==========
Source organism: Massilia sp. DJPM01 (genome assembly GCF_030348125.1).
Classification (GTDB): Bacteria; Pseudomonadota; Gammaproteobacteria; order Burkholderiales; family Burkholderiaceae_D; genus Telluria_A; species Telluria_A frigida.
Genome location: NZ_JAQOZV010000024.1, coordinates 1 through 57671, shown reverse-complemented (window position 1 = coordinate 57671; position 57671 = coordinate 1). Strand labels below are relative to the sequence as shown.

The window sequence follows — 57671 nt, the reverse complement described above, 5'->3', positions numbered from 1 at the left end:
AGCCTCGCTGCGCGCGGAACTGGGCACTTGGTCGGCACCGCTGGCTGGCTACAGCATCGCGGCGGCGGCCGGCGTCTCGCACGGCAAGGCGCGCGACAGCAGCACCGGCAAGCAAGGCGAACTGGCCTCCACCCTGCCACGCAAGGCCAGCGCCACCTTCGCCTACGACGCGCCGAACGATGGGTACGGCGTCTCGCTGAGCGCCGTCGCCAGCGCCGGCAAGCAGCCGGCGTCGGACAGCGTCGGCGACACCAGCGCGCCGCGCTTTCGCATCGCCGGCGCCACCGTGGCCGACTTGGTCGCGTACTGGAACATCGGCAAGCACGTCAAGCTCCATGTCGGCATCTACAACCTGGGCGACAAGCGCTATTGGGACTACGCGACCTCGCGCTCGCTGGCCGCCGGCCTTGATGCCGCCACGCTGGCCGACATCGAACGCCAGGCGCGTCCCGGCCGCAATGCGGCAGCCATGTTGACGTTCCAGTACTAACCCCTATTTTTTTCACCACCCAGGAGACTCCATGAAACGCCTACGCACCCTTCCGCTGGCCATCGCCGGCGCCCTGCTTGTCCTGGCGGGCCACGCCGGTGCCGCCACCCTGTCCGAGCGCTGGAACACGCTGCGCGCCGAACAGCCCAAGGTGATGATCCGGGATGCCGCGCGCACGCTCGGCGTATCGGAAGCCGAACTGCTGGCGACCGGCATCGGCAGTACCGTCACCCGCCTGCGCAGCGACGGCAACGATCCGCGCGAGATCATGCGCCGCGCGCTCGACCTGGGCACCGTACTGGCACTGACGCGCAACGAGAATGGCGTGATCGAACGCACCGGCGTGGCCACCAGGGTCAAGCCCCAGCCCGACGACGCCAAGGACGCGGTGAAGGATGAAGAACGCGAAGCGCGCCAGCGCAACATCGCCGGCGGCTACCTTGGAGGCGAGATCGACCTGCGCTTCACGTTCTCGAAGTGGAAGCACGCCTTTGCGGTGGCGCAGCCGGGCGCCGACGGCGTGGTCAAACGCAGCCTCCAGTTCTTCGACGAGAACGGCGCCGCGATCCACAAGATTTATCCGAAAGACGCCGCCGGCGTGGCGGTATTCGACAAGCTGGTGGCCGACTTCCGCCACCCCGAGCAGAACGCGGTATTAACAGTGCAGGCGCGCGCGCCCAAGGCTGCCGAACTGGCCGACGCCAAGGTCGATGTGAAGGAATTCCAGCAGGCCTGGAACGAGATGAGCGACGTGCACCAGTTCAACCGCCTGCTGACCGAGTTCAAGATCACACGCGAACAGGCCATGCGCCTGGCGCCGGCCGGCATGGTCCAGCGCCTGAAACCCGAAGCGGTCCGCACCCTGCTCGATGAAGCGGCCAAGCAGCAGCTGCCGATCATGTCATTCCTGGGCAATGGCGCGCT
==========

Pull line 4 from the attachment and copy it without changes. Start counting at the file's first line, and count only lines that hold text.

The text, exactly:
The window sequence follows — 57671 nt, the reverse complement described above, 5'->3', positions numbered from 1 at the left end: